Canadian Solar launches new grid-scale battery

Canadian Solar says its new SolBank 3.0 grid-scale battery supports up to 2.35 MW/5 MWh of grid-scale renewable energy storage and dispatch.

Canadian Solar’s e-Storage subsidiary has launched SolBank 3.0, the latest iteration of its utility-scale battery energy storage system. It said the new product offers up to 45% more capacity and a 40% decrease in commissioning time compared to the previous 2.0 iteration.

The 20-foot containerized battery system offers up to 2.35 MW of power and a capacity of 5 MWh. It features higher density energy cells, advanced safety systems, liquid cooling, and active balance controls.

SolBank 3.0 features lithium-ferro-phosphate cells and sports a 93% round-trip efficiency. It is offered in two-hour and four-hour duration configurations. The battery pack is IP-67 rated for safety.

The battery comes equipped with a pack and electrical redundancy protection system, abnormal performance detection, multi-level fire alarms, suppression protection, and more as part of its safety and controls system. An optimized thermal management system reduces auxiliary power consumption by up to 30% compared to the previous generation, said Canadian Solar.

“SolBank 3.0 features exceptional new elements like higher energy density cells and advanced safety design,” said Colin Parkin, president of e-Storage. “In addition, our e-STORAGE team also provides value-added services, such as system capacity maintenance and augmentations, operation and maintenance, and plant optimization.”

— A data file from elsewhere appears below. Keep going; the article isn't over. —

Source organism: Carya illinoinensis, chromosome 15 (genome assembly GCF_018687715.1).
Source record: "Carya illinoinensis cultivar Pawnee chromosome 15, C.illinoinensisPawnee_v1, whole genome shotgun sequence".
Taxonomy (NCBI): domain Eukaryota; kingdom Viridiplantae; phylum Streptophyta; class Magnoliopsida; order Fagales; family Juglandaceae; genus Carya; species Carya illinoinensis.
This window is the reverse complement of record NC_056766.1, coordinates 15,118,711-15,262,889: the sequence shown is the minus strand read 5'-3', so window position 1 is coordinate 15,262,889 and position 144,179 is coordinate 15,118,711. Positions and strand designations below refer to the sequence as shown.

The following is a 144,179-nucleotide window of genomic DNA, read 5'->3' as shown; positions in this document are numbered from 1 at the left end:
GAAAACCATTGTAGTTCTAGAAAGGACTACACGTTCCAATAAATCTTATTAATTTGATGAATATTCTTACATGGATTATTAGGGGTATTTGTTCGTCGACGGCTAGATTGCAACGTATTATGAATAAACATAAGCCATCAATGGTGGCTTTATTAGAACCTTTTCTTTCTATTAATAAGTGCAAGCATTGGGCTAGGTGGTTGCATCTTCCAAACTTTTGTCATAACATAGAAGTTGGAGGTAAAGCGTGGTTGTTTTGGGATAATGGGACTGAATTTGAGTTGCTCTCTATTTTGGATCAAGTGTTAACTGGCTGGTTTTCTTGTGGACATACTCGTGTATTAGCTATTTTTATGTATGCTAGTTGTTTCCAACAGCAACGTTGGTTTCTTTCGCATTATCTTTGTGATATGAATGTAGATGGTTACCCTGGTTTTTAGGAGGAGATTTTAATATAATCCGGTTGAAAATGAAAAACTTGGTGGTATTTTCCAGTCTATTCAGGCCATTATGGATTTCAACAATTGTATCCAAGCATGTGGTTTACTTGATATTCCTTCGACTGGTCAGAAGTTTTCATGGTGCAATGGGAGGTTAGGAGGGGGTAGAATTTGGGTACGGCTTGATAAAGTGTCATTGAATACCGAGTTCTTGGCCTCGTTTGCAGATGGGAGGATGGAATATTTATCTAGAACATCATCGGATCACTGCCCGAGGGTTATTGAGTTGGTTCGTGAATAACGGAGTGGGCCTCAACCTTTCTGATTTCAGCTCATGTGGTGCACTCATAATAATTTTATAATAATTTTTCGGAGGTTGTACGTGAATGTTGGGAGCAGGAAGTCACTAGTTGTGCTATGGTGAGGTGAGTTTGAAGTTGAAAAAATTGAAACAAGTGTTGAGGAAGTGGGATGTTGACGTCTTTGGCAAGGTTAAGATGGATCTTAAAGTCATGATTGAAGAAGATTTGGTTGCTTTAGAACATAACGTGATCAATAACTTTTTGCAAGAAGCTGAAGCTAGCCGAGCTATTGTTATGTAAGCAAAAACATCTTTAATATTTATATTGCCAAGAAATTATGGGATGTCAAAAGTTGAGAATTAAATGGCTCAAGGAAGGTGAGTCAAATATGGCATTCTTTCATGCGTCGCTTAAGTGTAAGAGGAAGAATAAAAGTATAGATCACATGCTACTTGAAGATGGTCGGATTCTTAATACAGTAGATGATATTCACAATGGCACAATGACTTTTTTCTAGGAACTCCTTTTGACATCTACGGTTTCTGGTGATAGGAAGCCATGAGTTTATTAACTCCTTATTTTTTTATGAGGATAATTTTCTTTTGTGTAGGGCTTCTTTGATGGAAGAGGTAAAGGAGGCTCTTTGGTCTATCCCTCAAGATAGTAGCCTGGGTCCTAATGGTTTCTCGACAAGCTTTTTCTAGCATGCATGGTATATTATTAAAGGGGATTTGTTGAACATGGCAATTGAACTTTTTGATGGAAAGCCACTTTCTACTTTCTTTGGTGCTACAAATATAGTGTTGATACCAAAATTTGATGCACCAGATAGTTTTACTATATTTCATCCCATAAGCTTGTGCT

In November, Canadian Solar reported $1.85 billion of revenue for the third quarter.  Solar module shipments fell short of expectations at 8.3 GW. However, the company’s module shipments have increased 39% on a year-on-year basis.

Canadian Solar expects module demand to rise sharply in 2024, with shipments increasing roughly 50% year on year. But Roth Capital Partners said that this may be a bit optimistic as the company looks to clear excess inventory channels in Europe. It expects module demand to increase by only 10% to 15% in 2024, driven mostly by utility-scale demand, while residential solar demand could fall in 2024.

This post appeared first on PV Magazine.

Share This Post